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Plumas County is filled with smoke, but that didn’t matter to Spencer who enjoyed some time at Long Lake this week. Every day is a good day for a swim. Photo by Sue McCourt

Smoky skies everywhere

It really doesn’t matter where you are in Plumas County, or the rest of California for that matter, the air quality is unhealthy.

Yesterday the Quincy area saw an increase in smoke as the Bear Fire expanded rapidly. It is located in steep terrain near the Pacific Crest Trail, 4 miles from Bucks Lake and 6 miles from Meadow Valley. For a fire and smoke map, go to https://fire.airnow.gov/

Health experts advise residents to stay indoors and circulate the air if possible. If an individual needs to go outside, they should limit exposure and wear a mask if possible. But not just any mask. While a fabric mask will help stop the spread of coronavirus, it won’t stop the small particulates from smoke from entering your lungs. A N95 without a vent hole is recommended, but are in scare supply during the pandemic.

Following are eight tips from the CDC to protect yourself from wildfire smoke:

If possible, limit your exposure to smoke. Here are eight tips to help you protect your health:

  1. Pay attention to local air quality reports and the US Air Quality IndexExternal . When a wildfire occurs in your area, watch for news or health warnings about smoke. Pay attention to public health messages and take extra safety measures such as avoiding spending time outdoors.
  2. Pay attention to visibility guides if they are available. Although not every community measures the amount of particles in the air, some communities in the western United States have guidelines to help people estimate air quality based on how far they can see.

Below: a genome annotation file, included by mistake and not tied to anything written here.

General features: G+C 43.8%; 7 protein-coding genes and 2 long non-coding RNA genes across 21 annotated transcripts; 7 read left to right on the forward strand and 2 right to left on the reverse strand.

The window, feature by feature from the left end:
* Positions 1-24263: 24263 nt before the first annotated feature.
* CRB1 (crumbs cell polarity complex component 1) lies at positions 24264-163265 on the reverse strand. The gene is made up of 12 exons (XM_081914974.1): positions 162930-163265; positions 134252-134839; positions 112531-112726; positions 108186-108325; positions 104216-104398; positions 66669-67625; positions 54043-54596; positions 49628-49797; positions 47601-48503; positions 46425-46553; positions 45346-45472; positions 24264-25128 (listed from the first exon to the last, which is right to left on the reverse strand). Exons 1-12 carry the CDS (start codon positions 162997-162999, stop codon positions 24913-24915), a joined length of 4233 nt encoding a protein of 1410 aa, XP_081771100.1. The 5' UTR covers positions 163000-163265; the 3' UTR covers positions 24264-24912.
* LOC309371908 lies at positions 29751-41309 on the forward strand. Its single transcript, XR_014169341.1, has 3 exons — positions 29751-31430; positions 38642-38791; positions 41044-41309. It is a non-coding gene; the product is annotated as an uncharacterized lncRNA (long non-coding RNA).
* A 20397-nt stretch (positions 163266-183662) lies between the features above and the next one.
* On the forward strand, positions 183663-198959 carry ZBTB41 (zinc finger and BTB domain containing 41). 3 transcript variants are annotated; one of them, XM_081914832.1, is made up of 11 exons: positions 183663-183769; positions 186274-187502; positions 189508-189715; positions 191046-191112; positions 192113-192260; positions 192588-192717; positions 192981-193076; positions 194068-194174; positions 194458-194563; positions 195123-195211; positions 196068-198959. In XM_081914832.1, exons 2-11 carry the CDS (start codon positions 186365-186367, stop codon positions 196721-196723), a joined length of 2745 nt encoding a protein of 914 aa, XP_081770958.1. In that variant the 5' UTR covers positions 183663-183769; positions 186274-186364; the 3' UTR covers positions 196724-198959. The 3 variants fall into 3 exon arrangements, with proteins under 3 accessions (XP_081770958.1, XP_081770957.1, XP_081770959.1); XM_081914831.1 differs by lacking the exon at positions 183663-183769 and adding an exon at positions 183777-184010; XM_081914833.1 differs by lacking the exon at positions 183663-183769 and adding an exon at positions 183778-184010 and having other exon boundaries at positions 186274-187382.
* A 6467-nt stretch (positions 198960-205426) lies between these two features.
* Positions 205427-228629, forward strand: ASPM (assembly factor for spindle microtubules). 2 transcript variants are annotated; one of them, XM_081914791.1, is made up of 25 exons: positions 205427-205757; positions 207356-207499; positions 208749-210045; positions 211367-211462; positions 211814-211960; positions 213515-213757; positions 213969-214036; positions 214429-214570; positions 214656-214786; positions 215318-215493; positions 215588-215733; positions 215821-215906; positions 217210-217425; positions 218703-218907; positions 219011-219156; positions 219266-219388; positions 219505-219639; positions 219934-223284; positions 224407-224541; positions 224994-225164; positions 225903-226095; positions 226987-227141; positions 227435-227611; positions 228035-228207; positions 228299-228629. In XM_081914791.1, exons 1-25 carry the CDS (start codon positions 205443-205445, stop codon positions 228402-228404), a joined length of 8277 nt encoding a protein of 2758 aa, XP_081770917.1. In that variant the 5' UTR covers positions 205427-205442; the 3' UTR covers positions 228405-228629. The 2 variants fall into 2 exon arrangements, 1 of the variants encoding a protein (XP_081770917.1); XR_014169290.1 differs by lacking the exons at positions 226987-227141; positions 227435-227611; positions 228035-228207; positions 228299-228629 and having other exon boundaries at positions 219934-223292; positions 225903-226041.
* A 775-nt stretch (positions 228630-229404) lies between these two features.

3. If you are told to stay indoors, stay indoors and keep your indoor air as clean as possible. Keep windows and doors closed unless it is very hot outside. Run an air conditioner if you have one, but keep the fresh-air intake closed and the filter clean to prevent outdoor smoke from getting inside. Seek shelter elsewhere if you do not have an air conditioner and it is too warm to stay inside with the windows closed.
  4. Use an air filter. Use a freestanding indoor air filter with particle removal to help protect people with heart disease, asthma or other respiratory conditions and the elderly and children from the effects of wildfire smoke. Follow the manufacturer’s instructions on filter replacement and where to place the device.
  5. Do not add to indoor pollution. When smoke levels are high, do not use anything that burns, such as candles and fireplaces. Do not vacuum, because vacuuming stirs up particles already inside your home. Do not smoke tobacco or other products, because smoking puts even more pollution into the air.
  6. Follow your doctor’s advice about medicines and about your respiratory management plan if you have asthma or another lung disease or cardiovascular disease. Call your doctor if your symptoms worsen.
  7. Do not rely on dust masks for protection. Paper “comfort” or “dust” masks commonly found at hardware stores trap large particles, such as sawdust. These masks will not protect your lungs from smoke. An “N95” mask, properly worn, will offer some protection. If you decide to keep a mask on hand, see the Respirator Fact Sheet provided by CDC’s National Institute for Occupational Safety and Health.
  8. Avoid smoke exposure during outdoor recreation. Wildfires and prescribed burns—fires that are set on purpose to manage land—can create smoky conditions. Before you travel to a park or forest, check to see if any wildfires are happening or if any prescribed burns are planned.

The Plumas County Public Health Agency made a informative video that can be viewed by going to its website or Facebook page.

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